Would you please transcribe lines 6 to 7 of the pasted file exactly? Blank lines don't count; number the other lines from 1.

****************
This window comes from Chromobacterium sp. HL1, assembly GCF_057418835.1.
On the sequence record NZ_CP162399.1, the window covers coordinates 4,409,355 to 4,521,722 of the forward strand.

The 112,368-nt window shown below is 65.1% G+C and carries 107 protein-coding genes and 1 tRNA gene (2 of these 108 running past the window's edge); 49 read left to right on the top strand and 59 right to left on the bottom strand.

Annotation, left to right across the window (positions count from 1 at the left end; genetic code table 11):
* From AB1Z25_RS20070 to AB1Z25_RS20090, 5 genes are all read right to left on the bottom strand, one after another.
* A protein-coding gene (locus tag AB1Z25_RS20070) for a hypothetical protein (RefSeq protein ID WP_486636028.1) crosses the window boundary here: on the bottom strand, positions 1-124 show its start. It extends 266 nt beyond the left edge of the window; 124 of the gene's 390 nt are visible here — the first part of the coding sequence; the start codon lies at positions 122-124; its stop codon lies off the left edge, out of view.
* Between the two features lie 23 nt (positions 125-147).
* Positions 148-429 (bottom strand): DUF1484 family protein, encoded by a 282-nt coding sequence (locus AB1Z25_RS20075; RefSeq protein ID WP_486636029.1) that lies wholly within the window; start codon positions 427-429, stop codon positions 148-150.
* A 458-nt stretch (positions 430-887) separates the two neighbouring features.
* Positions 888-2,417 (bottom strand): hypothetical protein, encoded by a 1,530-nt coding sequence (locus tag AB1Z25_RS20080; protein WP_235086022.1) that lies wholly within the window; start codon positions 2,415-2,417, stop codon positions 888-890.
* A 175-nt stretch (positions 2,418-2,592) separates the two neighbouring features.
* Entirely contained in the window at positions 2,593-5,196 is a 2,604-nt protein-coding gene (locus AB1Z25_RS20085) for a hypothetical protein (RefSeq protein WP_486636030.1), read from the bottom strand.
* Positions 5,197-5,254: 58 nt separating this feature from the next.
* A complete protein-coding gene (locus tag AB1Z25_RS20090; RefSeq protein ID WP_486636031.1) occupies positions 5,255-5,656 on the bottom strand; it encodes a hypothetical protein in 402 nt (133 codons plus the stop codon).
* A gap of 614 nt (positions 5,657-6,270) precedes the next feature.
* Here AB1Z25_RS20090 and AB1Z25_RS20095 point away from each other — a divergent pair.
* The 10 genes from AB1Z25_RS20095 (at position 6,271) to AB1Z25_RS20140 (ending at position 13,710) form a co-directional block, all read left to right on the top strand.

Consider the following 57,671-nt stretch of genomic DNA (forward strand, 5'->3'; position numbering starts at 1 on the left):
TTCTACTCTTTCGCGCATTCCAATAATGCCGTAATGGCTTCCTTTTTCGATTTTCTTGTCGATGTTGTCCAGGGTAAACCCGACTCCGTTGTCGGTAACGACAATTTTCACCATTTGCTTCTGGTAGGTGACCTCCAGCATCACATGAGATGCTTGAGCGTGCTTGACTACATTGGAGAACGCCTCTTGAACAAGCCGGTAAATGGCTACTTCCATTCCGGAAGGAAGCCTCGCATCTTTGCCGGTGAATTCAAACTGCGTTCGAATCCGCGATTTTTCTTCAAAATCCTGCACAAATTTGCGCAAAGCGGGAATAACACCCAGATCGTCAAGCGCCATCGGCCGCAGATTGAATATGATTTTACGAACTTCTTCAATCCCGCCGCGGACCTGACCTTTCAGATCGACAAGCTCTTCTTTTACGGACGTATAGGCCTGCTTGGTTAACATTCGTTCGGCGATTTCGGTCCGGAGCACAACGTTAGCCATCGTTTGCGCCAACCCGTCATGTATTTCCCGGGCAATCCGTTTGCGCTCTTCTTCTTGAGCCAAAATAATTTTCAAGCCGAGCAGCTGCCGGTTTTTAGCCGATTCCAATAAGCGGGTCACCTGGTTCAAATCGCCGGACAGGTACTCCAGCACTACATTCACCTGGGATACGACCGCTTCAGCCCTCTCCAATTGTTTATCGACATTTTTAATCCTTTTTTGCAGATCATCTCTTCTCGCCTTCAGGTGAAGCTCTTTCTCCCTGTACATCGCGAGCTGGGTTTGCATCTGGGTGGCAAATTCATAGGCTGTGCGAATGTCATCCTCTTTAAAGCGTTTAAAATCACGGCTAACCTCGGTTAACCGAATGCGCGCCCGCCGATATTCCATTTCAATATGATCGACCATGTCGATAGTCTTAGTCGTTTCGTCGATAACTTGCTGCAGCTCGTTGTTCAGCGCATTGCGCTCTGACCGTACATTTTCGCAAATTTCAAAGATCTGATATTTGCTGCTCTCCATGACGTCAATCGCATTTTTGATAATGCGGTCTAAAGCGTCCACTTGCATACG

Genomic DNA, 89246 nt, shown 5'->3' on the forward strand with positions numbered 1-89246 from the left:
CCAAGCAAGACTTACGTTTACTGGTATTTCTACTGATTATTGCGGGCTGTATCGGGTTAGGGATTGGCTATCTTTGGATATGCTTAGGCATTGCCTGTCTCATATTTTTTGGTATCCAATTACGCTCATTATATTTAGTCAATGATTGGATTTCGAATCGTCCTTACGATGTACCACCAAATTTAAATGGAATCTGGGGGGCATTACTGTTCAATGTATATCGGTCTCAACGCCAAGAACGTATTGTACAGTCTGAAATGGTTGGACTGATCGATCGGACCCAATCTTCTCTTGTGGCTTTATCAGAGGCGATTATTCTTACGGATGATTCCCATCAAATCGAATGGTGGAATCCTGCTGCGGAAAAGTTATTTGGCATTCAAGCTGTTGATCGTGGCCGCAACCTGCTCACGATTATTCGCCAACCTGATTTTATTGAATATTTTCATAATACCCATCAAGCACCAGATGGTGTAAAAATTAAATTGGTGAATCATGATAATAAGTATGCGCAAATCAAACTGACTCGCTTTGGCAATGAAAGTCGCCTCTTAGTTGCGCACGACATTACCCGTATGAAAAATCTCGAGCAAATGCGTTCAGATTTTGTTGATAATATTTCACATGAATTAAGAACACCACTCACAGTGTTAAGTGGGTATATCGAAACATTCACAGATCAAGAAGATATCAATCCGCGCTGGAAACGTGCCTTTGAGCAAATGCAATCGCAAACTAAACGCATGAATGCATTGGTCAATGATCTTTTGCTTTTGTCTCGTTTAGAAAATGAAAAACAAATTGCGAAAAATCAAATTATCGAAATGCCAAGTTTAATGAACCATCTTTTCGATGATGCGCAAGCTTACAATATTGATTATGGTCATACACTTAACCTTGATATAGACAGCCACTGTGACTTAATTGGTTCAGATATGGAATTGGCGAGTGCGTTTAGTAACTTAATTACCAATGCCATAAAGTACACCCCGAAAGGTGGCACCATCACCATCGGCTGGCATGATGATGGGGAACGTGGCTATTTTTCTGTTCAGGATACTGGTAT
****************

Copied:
* A protein-coding gene (locus tag AB1Z25_RS20070) for a hypothetical protein (RefSeq protein ID WP_486636028.1) crosses the window boundary here: on the bottom strand, positions 1-124 show its start. It extends 266 nt beyond the left edge of the window; 124 of the gene's 390 nt are visible here — the first part of the coding sequence; the start codon lies at positions 122-124; its stop codon lies off the left edge, out of view.
* Between the two features lie 23 nt (positions 125-147).